Deep Navigation

What better book to take on an astroholiday than an Alastair Reynolds anthology? Dude’s an astronomer! It’s perfect!

I’d read maybe a third of these stories already, in other places, but I enjoyed re-reading all of them – and it was interesting to read them in the context of his other work. Given this was a collection of previously-published work, I was a little disappointed that it wasn’t arranged chronologically, because I think that would provide some interesting insight into the authors’ development of style and changing interests. I have no idea how the order of stories was decided. I did read them mostly in order (it’s what I do) although I did read one of the middle stories, “On the Oodnadatta,” first since hey: he’s Welsh, but he wrote a story set in waaay outback South Australia. What’s with that? Turns out, quite a lot – it’s one of those stories that starts off innocuously enough but ended up sending deep shivers of horror through my spine. Reynolds also managed to capture the slang and conversation of outback racist bogans very effectively.

I had a number of favourite stories from the collection. For a start, it was nice to see a story set in the Revelation Space universe, since I love it; “Monkey Suit” is about a ship fleeing Yellowstone and the plague there. It’s a closed system, of course, and it’s always interesting to see how authors handle personal interactions in that sort of environment. It’s made me want to re-read the Revelation Space books….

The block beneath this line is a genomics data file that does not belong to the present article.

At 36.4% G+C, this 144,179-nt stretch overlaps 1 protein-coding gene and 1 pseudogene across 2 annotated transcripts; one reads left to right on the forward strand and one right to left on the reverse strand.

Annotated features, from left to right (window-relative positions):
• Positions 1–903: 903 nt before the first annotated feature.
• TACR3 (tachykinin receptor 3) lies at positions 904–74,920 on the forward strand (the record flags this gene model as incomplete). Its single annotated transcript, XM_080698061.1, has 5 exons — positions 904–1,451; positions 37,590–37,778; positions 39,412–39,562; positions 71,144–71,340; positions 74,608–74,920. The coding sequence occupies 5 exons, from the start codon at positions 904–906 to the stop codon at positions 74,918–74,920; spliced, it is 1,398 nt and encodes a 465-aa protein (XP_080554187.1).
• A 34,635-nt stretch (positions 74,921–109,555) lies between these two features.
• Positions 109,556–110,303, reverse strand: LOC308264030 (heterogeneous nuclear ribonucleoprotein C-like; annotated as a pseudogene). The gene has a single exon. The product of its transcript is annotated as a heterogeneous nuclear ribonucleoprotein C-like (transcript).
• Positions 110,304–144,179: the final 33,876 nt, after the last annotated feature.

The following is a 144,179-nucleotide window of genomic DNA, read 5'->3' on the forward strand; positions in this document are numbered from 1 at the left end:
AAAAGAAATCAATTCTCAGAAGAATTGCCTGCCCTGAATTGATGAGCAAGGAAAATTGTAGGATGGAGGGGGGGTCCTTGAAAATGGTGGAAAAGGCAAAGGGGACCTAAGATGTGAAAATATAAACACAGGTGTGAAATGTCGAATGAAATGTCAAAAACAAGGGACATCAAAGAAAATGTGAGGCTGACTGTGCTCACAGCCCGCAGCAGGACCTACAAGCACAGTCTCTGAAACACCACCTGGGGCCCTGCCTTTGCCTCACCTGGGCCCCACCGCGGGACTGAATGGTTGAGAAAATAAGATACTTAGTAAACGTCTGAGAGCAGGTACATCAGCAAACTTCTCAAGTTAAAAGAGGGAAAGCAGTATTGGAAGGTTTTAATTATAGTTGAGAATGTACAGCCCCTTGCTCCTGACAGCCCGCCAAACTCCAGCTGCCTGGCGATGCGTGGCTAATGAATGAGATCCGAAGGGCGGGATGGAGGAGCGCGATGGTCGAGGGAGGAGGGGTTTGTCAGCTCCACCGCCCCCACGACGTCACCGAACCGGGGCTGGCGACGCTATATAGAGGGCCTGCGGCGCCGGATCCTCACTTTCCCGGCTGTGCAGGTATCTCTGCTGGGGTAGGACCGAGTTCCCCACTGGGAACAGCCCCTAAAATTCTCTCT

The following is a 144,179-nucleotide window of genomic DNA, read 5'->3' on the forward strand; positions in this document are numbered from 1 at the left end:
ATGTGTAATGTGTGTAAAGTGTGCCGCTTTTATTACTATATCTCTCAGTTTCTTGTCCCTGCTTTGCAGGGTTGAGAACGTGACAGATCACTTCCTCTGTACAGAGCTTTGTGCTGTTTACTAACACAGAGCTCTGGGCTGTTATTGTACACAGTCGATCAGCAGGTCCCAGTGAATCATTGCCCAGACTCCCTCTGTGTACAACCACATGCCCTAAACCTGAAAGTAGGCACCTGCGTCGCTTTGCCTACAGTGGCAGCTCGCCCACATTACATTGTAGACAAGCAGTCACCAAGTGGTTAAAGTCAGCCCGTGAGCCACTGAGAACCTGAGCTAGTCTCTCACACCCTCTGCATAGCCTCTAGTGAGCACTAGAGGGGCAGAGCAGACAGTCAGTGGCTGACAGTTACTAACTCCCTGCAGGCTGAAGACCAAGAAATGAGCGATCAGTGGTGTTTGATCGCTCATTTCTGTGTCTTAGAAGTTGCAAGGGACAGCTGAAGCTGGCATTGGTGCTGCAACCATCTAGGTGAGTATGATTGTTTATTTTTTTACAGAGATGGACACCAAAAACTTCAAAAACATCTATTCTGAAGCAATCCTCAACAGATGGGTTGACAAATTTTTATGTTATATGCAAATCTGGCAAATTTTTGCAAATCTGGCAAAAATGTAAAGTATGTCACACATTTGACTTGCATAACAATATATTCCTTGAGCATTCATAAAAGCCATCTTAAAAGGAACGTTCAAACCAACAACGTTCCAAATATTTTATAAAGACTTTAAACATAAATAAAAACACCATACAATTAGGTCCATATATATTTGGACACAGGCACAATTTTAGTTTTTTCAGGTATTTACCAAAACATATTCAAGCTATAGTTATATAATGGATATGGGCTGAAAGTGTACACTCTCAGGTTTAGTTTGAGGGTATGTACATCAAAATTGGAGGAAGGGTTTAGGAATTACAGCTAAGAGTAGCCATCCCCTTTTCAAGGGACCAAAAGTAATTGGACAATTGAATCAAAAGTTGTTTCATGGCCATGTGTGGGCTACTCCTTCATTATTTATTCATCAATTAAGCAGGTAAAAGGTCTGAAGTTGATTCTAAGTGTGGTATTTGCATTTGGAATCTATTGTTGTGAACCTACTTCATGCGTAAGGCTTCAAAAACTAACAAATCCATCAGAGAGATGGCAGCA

Although I ultimately felt a bit unsatisfied by it, I loved the idea behind “The Fixation”, because I’m fascinated by the Antikytheria Mechanism. I do wonder how people who aren’t familiar with the thing dealt with the story; it’s not vital to know anything about it, of course, because the story is about how history might be changed by seemingly-small things, but still – I think having knowledge of it helped. I liked the conjunction of alternate history timelines, sf theories of multiple universes, and ancient history.

I adored “Fury” when it was first published in Eclipse 2, and I adored it still on the re-read. The grand scope of the story, the slowly unfolding revelations about both personal and galactic issues, the moral conundrums… it’s breathtaking. It’s the essence of space opera, encompassing both the minutiae of the personal and the grandstand of human affairs over thousands of years.

On the other hand, this was the first time I’d read “Fresco.” It’s not really a story, more a vignette. And given that I read it while at an astronomy camp, amidst talk of galaxies and extraterrestrial life… well, I nearly cried.

Deep Navigation is not the easiest book to get hold of – it was published by NESFA, in honour of Reynolds being the Boskone Guest of Honour. It’s apparently limited to 1000 copies, but I’m not sure whether that means overall or just in the hardback version (I got #938). I’m awfully glad I got it, but that’s not a surprise, since I’m a Reynolds tragic…

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